Fortunately, we have literally a ton of poundage to throw at the problem. JUCO products Kelby Wickline and Isaiah Hardy should be in the mix, as should Tennessee transfer Ray Raulerson. A trio of rising RS sophomores, Josh Sills, Chase Behrndt and Jacob Buccigrossi, should get a look, as well. All of these guys saw playing time in 2017, but none of them besides Sills really distinguished themselves when given an opportunity. It also has to be said that almost all of them were part of the group that failed to stop Utah mauling Chugs in the bowl game. Utah's defensive line may have featured as many as 4 NFL players, but that's not much different than what we should expect to see in conference play next year, so simply showing up for 2018 won't cut it.

I'm confident that we can find a couple of guys from that group who can do the job technically, but the bigger problem is finding someone who can replace some of the nasty we're losing with Bosch. I suspect whoever can bring that 'tude with the most consistency will have a leg up on the competition, but for now the race looks wide open.

Who steps up at linebacker?

The second level of our 3-3-5 returns 2 of its 3 starters from a year ago, but loses a stalwart in two-year starter Al-Rasheed Benton. I was a bit critical of Benton in my various WVU-related text chains (I thought he "guessed" his way out of position at times), but after leading the team in tackles as a senior there's no denying that he's leaving some big shoes to fill.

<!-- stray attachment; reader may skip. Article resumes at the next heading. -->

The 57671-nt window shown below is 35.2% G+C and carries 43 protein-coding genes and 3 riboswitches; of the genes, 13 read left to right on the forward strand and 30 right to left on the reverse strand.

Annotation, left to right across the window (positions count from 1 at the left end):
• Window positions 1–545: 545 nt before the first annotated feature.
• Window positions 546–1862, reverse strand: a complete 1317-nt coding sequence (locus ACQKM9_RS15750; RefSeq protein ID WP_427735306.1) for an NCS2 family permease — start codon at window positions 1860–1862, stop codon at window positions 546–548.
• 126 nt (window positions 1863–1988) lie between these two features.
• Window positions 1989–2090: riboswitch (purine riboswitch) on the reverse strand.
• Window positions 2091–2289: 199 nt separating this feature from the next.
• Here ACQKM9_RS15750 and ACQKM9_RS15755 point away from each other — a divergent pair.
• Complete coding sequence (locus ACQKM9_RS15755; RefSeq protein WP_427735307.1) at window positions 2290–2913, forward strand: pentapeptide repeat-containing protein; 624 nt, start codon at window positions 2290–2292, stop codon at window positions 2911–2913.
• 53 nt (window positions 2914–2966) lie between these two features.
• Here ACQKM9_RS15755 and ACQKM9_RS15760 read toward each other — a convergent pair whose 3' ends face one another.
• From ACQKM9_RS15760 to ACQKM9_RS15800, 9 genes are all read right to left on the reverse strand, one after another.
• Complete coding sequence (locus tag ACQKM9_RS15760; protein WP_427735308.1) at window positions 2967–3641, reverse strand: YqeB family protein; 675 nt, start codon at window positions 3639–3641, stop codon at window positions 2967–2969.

The good news here is that David Long will be back, and David Long is the truth. Long earned ProFootballFocus 2nd team All-American honors despite missing the first 4 games of the season, and rumor has it that he may slide into the middle from his spot on the weak side next year, which in theory means he should be even more involved.

Beyond that, Bridgeport native Dylan Tonkery burst onto the scene as a redshirt freshman and performed admirably on the strong side, and should only continue to improve as he spends more time in our S&C program. The question that we need to answer though, is who's going to be that third guy? We have several options to look at here, but all of them remain unproven.

Starting with Tonkery's mates from the class of 2016, you have to think that Brendan Ferns will have every chance to claim the lion's share of the time as his own. Ferns was very highly regarded out of high school but has unfortunately had consecutive seasons derailed by injury. Still, he's been in the program for a couple of years now and looked pretty good before getting hurt last year; will he be able to return to form and lock that spot down?

Other 2016 classmates include Adam Hensley, Logan Thimons, and Zach Sandwisch. All three saw playing time in 2017, but the majority of it was on special teams, and of the three, only Hensley was able to record a tackle. We don't have much evidence to suggest any of them are ready to be full-time starters next year; will one of them be able to take their opportunity and run with it?

The final two options are most likely Quondarius Qualls, who played the most 2017 snaps of any returnee outside of Long and Tonkery, and JUCO transfer Charlie Benton. Qualls flashed some good athleticism this year, but more often than not looked lost in our scheme. As for Benton, I really like the way plays (very long, very athletic, very aggressive) and think he definitely has the talent to help right away, but there's no guarantees that he won't be in the same place next year that Quondarius was last year.